DOCTOR WHO Review: “The Lie of the Land”


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We are three-quarters of the way through Season 10, and I don’t want it to end. This has definitely been the Twelfth Doctor’s best season; although I enjoyed his dynamic with Clara, Bill has been a burst of sunshine that’s let new light into , and the Doctor has been all the better for it. It makes it all the more bittersweet when we know his regeneration will be at the end of this season (please don’t go! No matter how many times the Doctor regenerates, I don’t think we ever get used to saying goodbye).

So, “The Lie of the Land” – we enter the last part of a three-part arc with this season’s big villain, the Monks, who have taken over Earth in a very 1984-esque manner (Memory Police and everything), with the Doctor as their mouthpiece, spreading fake news and alternative facts through daily broadcasts that brainwash the human race into accepting the Monks’ presence.

There were times in the Russell T. Davies era where he definitely wasn’t subtle in his inclusion of social issues, but I think Steven Moffat is giving him a run for his money. It’s a timely discourse on the state of the world today, and while it’s perhaps a little on the nose, I think it’s needed, particularly coupled with the message of compassion the Doctor and his companion always provide.

BBC America

BBC America

Bill is living alone in London, convinced the Doctor is only pretending in the broadcasts and is coming up with a plan to save the world. Nardole finds her, and they set off to find the Doctor. They arrive at the broadcasting location, Bill rushing in to save the Doctor – and for one horrible moment, it seems he truly has been brainwashed. He seems to have been taken in by the Monks, changed and been robbed of his compassion for humanity. He tells her letting the Monks take over was kind – and suddenly Bill finds herself faced with a choice.

What if your hero was no hero after all? What if he was actually working with the enemy to destroy your free will? What would you do?

Bill makes an interesting choice here. In choosing to shoot the Doctor, she puts aside everything he’s taught her about compassion and second chances. Do you remember the Tenth Doctor as the Man Who Never Would? Well, Bill has, and this is where I think the episode breaks a little.

The overall message, shown later by Bill’s created memory of her mother helping to destroy the Monks, is love conquers hate, violence, and death. Yet here, when Bill shoots the Doctor, it seems to be a contradiction of that message. Is she justified in taking the shots? We know she’s young, she’s desperate, she’s been waiting on the Doctor for six months and now it turns out he’s working for the other side – but does that excuse her actions?

We never really get to find out, because it turns out the whole thing is a set up by the Doctor to test her and make sure she hasn’t been affected by the broadcasts. To be fair to Bill, I would have wanted to punch them all, too.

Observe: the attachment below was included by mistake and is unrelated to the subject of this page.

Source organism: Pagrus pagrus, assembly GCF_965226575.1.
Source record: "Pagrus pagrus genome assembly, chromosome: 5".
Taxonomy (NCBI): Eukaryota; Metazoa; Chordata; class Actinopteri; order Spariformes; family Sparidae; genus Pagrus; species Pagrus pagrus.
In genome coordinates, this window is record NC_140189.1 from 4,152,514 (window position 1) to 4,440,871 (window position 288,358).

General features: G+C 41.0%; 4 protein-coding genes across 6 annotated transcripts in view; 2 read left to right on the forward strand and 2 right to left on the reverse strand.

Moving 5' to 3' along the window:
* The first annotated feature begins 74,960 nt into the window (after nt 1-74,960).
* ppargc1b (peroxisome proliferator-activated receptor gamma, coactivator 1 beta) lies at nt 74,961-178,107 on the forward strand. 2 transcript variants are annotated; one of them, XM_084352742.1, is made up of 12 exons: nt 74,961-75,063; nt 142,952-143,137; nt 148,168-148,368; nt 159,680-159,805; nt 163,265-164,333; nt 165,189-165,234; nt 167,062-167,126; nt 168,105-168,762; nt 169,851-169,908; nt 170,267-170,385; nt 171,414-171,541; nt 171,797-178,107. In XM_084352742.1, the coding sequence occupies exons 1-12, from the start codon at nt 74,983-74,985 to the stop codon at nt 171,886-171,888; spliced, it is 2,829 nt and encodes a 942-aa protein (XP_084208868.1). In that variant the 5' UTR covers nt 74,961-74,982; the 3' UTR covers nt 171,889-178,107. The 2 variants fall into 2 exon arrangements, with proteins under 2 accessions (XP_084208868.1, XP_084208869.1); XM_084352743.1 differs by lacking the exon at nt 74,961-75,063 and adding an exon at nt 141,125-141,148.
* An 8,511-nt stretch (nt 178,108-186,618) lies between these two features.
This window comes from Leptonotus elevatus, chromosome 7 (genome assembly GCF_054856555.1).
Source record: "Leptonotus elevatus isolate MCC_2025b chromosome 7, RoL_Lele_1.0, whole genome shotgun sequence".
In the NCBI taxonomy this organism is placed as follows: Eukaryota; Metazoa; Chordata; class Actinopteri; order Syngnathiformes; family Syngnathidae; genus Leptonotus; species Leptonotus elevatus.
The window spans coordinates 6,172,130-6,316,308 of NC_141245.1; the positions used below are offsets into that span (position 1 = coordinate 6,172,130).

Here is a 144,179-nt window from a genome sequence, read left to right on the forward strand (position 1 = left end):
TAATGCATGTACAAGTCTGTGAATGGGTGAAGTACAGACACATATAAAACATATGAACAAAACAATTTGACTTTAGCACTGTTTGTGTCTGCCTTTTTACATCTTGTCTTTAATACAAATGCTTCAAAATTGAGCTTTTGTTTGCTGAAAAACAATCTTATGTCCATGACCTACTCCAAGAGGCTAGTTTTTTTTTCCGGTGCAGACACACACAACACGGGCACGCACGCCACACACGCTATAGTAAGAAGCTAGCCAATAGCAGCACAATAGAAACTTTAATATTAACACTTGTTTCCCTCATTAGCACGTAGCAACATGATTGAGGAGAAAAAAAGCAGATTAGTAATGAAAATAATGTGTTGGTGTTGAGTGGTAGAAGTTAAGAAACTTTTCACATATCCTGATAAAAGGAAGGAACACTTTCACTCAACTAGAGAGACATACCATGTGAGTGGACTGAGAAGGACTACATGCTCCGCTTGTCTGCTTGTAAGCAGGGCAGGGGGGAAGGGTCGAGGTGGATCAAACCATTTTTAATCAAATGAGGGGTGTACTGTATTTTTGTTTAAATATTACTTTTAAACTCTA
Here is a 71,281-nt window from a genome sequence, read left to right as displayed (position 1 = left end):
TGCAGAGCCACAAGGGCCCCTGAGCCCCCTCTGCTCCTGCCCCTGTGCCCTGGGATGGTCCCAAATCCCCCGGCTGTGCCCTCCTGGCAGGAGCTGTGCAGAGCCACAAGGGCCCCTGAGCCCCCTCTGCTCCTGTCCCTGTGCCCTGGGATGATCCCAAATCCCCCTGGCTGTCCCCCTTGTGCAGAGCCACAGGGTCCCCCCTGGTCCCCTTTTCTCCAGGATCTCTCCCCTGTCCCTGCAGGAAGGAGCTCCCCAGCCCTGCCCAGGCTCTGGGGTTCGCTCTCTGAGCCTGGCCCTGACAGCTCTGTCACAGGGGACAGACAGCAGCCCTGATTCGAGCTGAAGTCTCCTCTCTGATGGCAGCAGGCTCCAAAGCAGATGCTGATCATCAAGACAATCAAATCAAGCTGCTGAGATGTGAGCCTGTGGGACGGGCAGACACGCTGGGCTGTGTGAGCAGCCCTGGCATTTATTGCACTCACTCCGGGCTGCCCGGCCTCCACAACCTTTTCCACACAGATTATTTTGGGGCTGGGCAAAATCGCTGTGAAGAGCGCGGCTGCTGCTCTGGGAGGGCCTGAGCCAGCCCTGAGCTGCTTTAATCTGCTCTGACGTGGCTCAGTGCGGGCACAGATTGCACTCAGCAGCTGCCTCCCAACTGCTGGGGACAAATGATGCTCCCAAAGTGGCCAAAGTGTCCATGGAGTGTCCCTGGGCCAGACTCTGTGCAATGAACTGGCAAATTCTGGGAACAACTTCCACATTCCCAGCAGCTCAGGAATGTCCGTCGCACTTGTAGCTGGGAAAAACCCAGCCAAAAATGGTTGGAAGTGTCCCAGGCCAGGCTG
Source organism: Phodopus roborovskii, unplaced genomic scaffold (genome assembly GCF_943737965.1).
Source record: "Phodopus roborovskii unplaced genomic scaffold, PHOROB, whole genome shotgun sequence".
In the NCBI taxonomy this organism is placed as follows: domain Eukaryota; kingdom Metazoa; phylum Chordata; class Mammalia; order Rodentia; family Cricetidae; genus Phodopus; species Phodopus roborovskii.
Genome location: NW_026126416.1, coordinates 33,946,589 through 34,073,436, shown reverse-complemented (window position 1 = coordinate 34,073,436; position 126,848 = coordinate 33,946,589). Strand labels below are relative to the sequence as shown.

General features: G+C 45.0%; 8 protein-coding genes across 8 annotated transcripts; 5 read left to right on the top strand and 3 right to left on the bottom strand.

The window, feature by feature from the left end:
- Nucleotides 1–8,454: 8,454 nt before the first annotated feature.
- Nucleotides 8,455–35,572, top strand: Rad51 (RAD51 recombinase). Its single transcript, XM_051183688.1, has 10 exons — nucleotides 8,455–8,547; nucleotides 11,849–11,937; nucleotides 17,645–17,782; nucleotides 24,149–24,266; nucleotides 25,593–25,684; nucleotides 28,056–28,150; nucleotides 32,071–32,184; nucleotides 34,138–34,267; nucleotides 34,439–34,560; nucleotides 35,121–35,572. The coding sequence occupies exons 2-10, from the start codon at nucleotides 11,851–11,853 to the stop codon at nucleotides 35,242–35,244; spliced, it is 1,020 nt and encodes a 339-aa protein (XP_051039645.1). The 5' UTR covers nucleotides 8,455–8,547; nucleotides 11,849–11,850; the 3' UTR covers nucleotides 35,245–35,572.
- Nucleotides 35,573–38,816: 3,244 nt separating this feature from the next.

BBC America

BBC America

It’s a clever twist, but I think it would have been truer to the show if the Doctor actually had been brainwashed, and Bill was the one who brought him back – the companion is the one who keeps the Doctor human, after all (or, as human as a Time Lord can be). I think it would have been infinitely more powerful to watch the Doctor come out from the Monks’ influence as Bill tried to reach him. I think it also would have reinforced the message that you can’t wait around for someone to save you – Bill waited for the Doctor to save her, and he couldn’t. It would have been a great message, with these unstable political times and the Resistance in the US, to emphasize standing up for yourself and not waiting for someone to save you. Taking back free will, compassion – Bill ends up saving the world, but I would have loved to have seen her fight for it without waiting on the Doctor.

The Doctor, Bill, and Nardole find their way to “Fake News Central,” where the Monks are beaming out their mind control wave. It was a great plot point to use the Monk statues as transmitters, and then when they finally find the source of the wave, the Doctor can’t defeat it; it has to be Bill. And Bill saves the day – woohoo!

BBC America

BBC America

So now we’re left with the plot thread that’s woven throughout the episode – Missy’s in the vault, and the Doctor is trying to make her quit being evil, “cold turkey.” Doctor, when in the last two thousand years has that ever worked? Though, I suppose he wouldn’t be the Doctor if he didn’t try.

I like the contrast of the Doctor’s relationship with Bill versus Missy. He loves them both, but with Bill it’s more of a deep friendship, almost a paternal kind of bond; with Missy, it’s a deep friendship, too, but a guarded one, where he has to keep her at arms’ length, and she knows that. What to make of her tears at the end, then? Is she truly sorry? Or does she have something else up her sleeve?

Considering the Monks are now defeated, and we still need a big bad for the season finale, I would call those crocodile tears. She wants out, and I think she’ll manipulate the Doctor into doing it. We’ve still got four episodes left in the season, though, so it may be a bit before she gets her chance. See you back here next week for Mark Gatiss’s new episode (oh, please be better than “Sleep No More”) “Empress of Mars!”

TB-TV-Grade-B+Season 10, Episode 8 (S10E08)
Doctor Who airs Saturdays at 9PM on BBC America

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Cailin is a screenwriter and an aspiring writer. When not writing, she’s busy convincing random passersby that Firefly was the best show ever, converting her co-workers into Whovians, and waiting for the next season of Sherlock.
Follow Cailin on Twitter: @sherlocked1058
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